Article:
September 14, 2011 10:28pm PT by Scott Feinberg
Toronto 2011: Day 7 Recap
Today was essentially as great a day as one could possibly hope for at the Toronto International Film Festival.
I started off my morning by interviewing one of the most exciting young stars (and one of the most beautiful women) working today, 27-year-old Olivia Wilde, who is in town to promote the comedy Butter. Wilde couldn't have been more lovely or candid during our time together, and I can't wait to share video of it very soon.
Then, I decided to walk, rather than ride a cab, over to the Scotiabank Theatre for a few screenings, and I'll forever be glad that I did. Why? Because in the middle of one street I ran into the great film critic Roger Ebert (who is one of my heroes both for the great work that he has done/continues to do and for the way he has bravely carried on in the face of thyroid cancer) and his wife Chaz Ebert (who I have long admired from afar for the way that she has supported her husband through his struggle, and had the pleasure of meeting and chatting with at a dinner on Saturday night). At Chaz's invitation -- she knows how much I love Roger -- I walked a few blocks with them and shared a bit about my own background in film. Roger couldn't verbally respond, of course, but he reacted to what I was saying by giving me, every so often, his trademark thumbs-up. I have had a lot of memorable experiences at this year's TIFF, but nothing tops those few minutes for me.
I eventually turned around and headed back toward the Scotiabank, where, at the urging of a publicist friend, I attended a screening of Luc Besson's The Lady. The drama movingly chronicles the true story of Burmese opposition leader Aung San Suu Kyi (Michelle Yeoh) and her husband Michael Aris (David Thewlis) and the sacrifices that they made to try to bring democracy to the southeast Asian country after decades of an oppressive military dictatorship. It is well acted, beautifully made, and chronicles an important chapter of history with which many in the West are unfamiliar, so I was very pleased to hear, just hours after I saw it, that its U.S. distribution rights were picked up by the Cohen Media Group. Nominations for its actors' understated performances seem like a long shot, but I imagine that some of its below-the-line people could register if a proper campaign is funded. Incidentally, Burma -- and, to an extent, Suu Kyi -- were featured in Burma VJ (2010), a great documentary that received an Oscar nod just two years ago.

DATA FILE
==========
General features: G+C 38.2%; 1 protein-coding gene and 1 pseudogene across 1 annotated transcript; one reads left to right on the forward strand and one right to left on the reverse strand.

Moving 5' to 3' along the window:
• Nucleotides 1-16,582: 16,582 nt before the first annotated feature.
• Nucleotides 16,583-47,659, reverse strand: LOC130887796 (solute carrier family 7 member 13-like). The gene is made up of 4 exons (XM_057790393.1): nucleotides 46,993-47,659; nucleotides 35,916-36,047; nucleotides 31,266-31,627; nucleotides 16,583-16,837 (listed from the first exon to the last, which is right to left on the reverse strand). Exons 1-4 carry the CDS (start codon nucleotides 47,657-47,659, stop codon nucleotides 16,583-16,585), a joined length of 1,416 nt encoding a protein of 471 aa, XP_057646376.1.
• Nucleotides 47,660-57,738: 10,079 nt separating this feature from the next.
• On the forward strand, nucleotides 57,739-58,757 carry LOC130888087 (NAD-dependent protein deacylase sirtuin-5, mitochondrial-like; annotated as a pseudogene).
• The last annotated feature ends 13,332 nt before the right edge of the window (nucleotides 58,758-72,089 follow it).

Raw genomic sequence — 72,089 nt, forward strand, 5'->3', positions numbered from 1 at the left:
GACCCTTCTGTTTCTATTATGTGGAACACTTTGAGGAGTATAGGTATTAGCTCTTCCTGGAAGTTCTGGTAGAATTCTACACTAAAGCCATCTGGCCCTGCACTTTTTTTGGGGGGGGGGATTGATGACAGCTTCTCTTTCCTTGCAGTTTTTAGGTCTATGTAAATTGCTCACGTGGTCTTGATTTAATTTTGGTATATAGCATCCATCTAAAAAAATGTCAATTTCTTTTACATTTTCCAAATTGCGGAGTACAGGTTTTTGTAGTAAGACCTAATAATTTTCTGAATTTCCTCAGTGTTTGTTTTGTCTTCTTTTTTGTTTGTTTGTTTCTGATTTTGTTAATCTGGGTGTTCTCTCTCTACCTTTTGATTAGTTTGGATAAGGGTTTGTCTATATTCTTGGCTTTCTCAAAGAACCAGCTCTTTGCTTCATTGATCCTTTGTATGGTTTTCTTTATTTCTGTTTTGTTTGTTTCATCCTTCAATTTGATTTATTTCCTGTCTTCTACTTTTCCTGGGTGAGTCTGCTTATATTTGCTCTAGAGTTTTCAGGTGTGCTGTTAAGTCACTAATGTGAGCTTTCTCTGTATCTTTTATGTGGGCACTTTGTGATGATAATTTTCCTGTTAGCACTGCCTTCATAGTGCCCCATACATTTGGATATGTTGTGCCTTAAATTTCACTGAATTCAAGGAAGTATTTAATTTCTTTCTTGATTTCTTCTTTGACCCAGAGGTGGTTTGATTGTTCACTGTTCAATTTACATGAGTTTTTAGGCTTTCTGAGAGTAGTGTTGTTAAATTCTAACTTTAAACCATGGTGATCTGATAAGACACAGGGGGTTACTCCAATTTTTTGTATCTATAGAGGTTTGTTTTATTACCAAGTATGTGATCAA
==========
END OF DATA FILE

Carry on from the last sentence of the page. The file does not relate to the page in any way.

I then rushed across the theater and made it just in time for Bruce Beresford's Peace, Love, & Misunderstanding, which has been ruthlessly maligned by some pundits this week, but which I found to be perfectly pleasant and enjoyable, if not great. The primary reason that the film got made, I imagine, is that the great two-time Oscar winner Jane Fonda agreed to play its eccentric matriarch, a grandmother whose long-estranged daughter (Catherine Keener) shows up at her home -- with two kids in tow (the girl is played by Elizabeth Olsen of Martha Marcy May Marlene) -- after separating from her husband. Fonda teaches them all to loosen up and helps each of them find a bit of romance (Olsen with Chace Crawford) during their stay, and has several lines of dialogue (one involving "cock-blocking") that made this writer literally laugh-out-loud. It blows my mind that she is only three years younger than her father Henry Fonda was when he made On Golden Pond (1981), which finally brought him an Oscar; Jane just seems so much more vivacious at this stage of her life than he did (or most people do). I'm tremendously excited to report that she has agreed to grant me an interview at some point soon -- possibly even tomorrow -- and I look forward to bringing the audio of that conversation to you as soon as possible thereafter. PLM is still seeking domestic distribution.
My final screening of the day was Oren Moverman's Rampart, which reunites him with his muses from The Messenger (2009) Woody Harrelson, in the central role of a crooked cop, and Ben Foster, who plays a homeless veteran. Like Drive, this film revolves around violent encounters; has a very distinct mood throughout it; and features an excellent supporting cast (including Foster, Ned Beatty, Cynthia Nixon, Anne Heche, Sigourney Weaver, Robin Wright Penn, Ice Cube, and Steve Buscemi). As you may recall, we premiered the first clips of the film, which I would urge you to check out. Harrelson's performance is absolutely worthy of awards consideration, in my estimation, and I can't imagine that the film's U.S. distribution rights won't be scooped up in the very near future.